Alberta bear experts warn of conflicts with cyclists as woman recovers from attack

Click to play video: 'Bear experts warn of human encounters after Canmore cyclist attacked' Bear experts warn of human encounters after Canmore cyclist attacked
WATCH ABOVE: Officials are warning Albertans that cyclists are particularly vulnerable to bear encounters after a Canmore woman was attacked. Jill Croteau has details on why there's a high probability of contact with bears right now. – Jul 21, 2016

Two bear attacks in as many days have triggered warnings and prompted more trail closures in Alberta.

A woman in her 20s was cycling with a friend along the Lowline Trail near the Nordic Centre Wednesday, when a bear approached the pair and charged at the woman. Her riding companion activated her bear spray and it fled. The woman was recovering from internal injuries in hospital Thursday.

WATCH: Hikers, campers and outdoor enthusiasts are being warned to pay attention to bear warnings in place throughout southern Alberta. Doug Vaessen has details.

Click to play video: 'Bear warnings throughout Alberta mountain parks' Bear warnings throughout Alberta mountain parks
Bear warnings throughout Alberta mountain parks – Jul 22, 2016

A Canmore bear expert said there has been a high frequency of bear and human conflicts. Tyler McClure with WildSmart said cyclists are particularly vulnerable.

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“Cycling people are moving fast and moving quietly so it’s extra important we make noise to give them space,” McClure said. "We do have a high probability of coming into contact with them."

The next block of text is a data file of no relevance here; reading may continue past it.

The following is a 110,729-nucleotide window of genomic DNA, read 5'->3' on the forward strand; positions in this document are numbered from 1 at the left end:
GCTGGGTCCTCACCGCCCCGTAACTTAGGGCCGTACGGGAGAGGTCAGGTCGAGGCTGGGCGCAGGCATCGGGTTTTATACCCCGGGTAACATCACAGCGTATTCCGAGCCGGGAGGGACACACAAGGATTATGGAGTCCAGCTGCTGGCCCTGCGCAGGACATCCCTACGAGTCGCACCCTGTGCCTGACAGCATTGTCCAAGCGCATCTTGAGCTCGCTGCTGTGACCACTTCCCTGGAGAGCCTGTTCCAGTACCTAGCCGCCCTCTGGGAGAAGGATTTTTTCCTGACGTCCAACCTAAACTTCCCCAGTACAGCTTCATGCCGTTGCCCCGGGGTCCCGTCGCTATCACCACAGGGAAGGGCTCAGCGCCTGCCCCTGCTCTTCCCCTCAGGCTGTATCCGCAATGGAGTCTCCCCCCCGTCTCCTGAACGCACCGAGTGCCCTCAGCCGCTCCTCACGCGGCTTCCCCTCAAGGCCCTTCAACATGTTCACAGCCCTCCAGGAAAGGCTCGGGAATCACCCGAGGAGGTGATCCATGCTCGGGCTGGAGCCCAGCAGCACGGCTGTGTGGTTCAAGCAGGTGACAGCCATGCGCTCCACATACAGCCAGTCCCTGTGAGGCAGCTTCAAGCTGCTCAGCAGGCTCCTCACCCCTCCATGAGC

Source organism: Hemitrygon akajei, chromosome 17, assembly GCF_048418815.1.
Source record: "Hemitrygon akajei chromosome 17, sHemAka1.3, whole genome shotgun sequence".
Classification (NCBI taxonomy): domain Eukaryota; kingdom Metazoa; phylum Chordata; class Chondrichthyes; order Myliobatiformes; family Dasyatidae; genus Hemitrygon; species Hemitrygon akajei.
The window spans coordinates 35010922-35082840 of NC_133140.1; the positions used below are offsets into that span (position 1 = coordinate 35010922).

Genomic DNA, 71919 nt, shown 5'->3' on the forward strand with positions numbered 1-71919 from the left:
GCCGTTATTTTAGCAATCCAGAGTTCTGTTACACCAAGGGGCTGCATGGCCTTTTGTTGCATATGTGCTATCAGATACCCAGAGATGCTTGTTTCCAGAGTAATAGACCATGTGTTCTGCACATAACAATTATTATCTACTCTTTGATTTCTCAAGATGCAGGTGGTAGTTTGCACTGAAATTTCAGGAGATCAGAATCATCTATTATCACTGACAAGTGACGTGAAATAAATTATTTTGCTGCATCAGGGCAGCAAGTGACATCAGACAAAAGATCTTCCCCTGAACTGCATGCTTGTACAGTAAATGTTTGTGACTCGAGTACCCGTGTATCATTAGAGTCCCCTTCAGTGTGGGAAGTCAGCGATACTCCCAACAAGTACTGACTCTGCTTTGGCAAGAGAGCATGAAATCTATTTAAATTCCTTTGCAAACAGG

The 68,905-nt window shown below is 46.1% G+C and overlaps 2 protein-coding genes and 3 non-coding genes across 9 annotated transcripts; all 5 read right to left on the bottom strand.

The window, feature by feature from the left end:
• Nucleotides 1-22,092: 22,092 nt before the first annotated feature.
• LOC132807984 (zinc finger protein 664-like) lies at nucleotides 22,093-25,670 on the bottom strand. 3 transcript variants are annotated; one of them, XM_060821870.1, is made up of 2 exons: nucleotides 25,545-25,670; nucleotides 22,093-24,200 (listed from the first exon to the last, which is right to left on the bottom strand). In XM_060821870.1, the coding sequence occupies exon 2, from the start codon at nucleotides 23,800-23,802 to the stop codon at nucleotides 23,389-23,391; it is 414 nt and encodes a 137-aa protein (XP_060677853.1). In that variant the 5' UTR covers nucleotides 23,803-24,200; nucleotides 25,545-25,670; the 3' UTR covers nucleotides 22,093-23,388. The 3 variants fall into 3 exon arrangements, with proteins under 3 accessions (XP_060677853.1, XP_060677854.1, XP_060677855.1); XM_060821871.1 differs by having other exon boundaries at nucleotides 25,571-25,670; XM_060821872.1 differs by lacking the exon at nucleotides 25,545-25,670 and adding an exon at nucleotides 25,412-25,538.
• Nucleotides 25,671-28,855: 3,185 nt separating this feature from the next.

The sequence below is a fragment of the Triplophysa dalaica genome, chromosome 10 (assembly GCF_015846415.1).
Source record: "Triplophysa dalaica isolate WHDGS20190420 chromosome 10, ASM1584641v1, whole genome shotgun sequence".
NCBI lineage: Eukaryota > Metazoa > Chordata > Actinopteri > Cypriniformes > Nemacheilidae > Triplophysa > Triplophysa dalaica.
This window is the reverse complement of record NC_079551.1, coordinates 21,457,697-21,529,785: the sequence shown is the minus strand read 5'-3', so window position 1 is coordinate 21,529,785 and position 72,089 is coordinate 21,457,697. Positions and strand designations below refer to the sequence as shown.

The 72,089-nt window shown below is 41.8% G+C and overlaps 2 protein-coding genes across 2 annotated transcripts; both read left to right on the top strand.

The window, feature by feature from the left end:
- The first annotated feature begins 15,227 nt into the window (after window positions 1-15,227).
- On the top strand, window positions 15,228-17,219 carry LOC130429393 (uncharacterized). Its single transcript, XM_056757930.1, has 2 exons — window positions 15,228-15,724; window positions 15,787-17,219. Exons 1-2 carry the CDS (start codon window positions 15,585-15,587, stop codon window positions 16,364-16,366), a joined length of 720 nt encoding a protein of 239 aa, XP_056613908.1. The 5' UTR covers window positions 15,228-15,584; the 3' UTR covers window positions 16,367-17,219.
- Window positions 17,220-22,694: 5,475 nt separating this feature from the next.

READ MORE: Grizzly bear that attacked Alberta hikers will be left alone to move on

It is considered berry season from now until the end of August. Conservation officials said you can expect bears to be foraging for the fruit along bike and walking trails.

Trail users said they’re used to seeing grizzlies and black bears roaming in the area.

READ MORE: ‘He chased the bear off her’ – Alberta campground owner says son ran to save hikers

Anika Fedorchuk, a long-time Canmore resident, said she runs into the animals “all the time” on her bike but has never had a problem. But she said she isn’t naive to the potential for a dangerous situation.

“These are scary and powerful animals and unpredictable if you scare them. We are in their territory, we have chosen to live here and people don’t understand that.”

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Experts suggest making lots of human noises such as talking or singing while using the trails. They also recommend carrying bear spray.

Fish and Wildlife officials have temporarily closed the trail.

Watch below: Global’s ongoing coverage of bear encounters in Alberta

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